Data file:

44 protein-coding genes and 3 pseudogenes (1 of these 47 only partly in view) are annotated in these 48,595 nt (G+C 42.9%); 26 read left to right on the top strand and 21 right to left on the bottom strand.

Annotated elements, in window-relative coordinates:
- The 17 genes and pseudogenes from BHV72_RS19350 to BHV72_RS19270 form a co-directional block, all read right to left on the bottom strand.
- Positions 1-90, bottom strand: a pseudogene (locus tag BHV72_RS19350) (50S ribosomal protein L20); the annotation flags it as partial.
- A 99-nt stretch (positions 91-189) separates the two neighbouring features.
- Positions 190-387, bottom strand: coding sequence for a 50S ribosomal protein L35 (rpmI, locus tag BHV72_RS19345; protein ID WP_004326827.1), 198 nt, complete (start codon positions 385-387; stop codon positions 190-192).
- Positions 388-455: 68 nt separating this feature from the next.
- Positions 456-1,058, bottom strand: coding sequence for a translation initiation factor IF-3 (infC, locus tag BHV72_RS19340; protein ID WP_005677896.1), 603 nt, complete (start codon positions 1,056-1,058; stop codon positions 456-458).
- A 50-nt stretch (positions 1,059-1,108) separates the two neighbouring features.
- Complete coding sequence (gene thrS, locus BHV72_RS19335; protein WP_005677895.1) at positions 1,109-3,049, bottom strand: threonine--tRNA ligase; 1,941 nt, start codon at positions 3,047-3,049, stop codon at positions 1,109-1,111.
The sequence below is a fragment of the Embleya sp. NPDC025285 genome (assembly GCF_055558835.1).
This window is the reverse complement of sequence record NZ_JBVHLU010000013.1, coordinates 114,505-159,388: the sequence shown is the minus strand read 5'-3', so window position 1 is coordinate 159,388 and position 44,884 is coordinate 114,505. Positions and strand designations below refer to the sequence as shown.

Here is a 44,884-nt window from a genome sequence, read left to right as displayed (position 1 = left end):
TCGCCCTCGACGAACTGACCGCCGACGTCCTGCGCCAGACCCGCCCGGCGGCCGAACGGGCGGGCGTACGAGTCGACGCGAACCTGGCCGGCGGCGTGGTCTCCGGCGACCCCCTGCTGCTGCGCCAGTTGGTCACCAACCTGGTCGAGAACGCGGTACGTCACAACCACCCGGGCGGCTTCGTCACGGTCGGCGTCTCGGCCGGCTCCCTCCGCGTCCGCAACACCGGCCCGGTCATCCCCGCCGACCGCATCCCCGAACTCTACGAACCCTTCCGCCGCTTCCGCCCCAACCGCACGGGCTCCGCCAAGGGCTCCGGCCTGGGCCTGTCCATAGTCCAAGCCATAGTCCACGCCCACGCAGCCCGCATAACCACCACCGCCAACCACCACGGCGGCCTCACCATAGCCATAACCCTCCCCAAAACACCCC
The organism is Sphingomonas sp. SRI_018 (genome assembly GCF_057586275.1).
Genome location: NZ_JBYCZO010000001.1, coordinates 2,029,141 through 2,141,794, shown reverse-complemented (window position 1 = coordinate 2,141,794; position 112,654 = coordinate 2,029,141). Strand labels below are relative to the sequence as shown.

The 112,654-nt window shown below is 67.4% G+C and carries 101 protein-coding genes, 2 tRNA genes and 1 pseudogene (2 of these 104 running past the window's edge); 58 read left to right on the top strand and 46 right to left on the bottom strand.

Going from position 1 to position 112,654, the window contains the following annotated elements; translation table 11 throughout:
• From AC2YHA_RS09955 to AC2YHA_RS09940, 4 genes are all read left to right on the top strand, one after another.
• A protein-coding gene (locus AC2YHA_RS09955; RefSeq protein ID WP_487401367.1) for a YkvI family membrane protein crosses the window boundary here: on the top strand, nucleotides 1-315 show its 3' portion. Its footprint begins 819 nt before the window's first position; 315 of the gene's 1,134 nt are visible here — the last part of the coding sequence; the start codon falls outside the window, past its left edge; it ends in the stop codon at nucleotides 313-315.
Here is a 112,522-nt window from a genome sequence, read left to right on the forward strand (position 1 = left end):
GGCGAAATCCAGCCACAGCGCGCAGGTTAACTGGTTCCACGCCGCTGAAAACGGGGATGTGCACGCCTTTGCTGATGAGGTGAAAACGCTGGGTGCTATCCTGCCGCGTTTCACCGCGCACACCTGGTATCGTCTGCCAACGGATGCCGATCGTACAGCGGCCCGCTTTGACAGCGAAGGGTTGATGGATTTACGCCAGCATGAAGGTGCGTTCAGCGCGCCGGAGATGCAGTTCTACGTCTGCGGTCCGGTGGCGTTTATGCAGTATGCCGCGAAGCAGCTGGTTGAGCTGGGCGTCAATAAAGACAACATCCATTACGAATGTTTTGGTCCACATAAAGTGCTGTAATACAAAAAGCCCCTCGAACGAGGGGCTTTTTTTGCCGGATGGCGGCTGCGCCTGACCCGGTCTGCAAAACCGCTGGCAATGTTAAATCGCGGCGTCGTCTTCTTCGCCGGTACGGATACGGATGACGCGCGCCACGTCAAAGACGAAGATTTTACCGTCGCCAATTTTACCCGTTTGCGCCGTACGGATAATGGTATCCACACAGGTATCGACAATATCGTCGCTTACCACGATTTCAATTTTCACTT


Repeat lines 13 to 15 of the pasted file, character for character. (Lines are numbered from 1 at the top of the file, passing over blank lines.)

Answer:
Here is a 44,884-nt window from a genome sequence, read left to right as displayed (position 1 = left end):
TCGCCCTCGACGAACTGACCGCCGACGTCCTGCGCCAGACCCGCCCGGCGGCCGAACGGGCGGGCGTACGAGTCGACGCGAACCTGGCCGGCGGCGTGGTCTCCGGCGACCCCCTGCTGCTGCGCCAGTTGGTCACCAACCTGGTCGAGAACGCGGTACGTCACAACCACCCGGGCGGCTTCGTCACGGTCGGCGTCTCGGCCGGCTCCCTCCGCGTCCGCAACACCGGCCCGGTCATCCCCGCCGACCGCATCCCCGAACTCTACGAACCCTTCCGCCGCTTCCGCCCCAACCGCACGGGCTCCGCCAAGGGCTCCGGCCTGGGCCTGTCCATAGTCCAAGCCATAGTCCACGCCCACGCAGCCCGCATAACCACCACCGCCAACCACCACGGCGGCCTCACCATAGCCATAACCCTCCCCAAAACACCCC
The organism is Sphingomonas sp. SRI_018 (genome assembly GCF_057586275.1).